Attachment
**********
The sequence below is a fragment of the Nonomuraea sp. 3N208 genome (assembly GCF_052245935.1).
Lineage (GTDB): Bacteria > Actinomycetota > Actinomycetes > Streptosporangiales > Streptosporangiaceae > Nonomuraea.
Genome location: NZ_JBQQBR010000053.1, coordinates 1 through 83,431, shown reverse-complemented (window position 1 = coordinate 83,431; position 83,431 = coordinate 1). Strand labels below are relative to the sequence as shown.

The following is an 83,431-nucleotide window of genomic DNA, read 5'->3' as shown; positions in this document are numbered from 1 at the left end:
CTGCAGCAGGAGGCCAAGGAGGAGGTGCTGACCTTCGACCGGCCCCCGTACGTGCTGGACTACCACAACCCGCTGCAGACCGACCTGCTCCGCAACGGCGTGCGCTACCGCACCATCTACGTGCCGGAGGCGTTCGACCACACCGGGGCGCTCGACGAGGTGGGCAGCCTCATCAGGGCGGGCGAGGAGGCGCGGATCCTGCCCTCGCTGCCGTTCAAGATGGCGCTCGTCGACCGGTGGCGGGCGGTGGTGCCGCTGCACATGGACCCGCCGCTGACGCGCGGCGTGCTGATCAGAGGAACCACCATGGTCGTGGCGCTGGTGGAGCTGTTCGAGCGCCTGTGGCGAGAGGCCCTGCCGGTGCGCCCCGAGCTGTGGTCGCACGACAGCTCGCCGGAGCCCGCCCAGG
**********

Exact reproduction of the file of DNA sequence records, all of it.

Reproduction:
The sequence below is a fragment of the Nonomuraea sp. 3N208 genome (assembly GCF_052245935.1).
Lineage (GTDB): Bacteria > Actinomycetota > Actinomycetes > Streptosporangiales > Streptosporangiaceae > Nonomuraea.
Genome location: NZ_JBQQBR010000053.1, coordinates 1 through 83,431, shown reverse-complemented (window position 1 = coordinate 83,431; position 83,431 = coordinate 1). Strand labels below are relative to the sequence as shown.

The following is an 83,431-nucleotide window of genomic DNA, read 5'->3' as shown; positions in this document are numbered from 1 at the left end:
CTGCAGCAGGAGGCCAAGGAGGAGGTGCTGACCTTCGACCGGCCCCCGTACGTGCTGGACTACCACAACCCGCTGCAGACCGACCTGCTCCGCAACGGCGTGCGCTACCGCACCATCTACGTGCCGGAGGCGTTCGACCACACCGGGGCGCTCGACGAGGTGGGCAGCCTCATCAGGGCGGGCGAGGAGGCGCGGATCCTGCCCTCGCTGCCGTTCAAGATGGCGCTCGTCGACCGGTGGCGGGCGGTGGTGCCGCTGCACATGGACCCGCCGCTGACGCGCGGCGTGCTGATCAGAGGAACCACCATGGTCGTGGCGCTGGTGGAGCTGTTCGAGCGCCTGTGGCGAGAGGCCCTGCCGGTGCGCCCCGAGCTGTGGTCGCACGACAGCTCGCCGGAGCCCGCCCAGG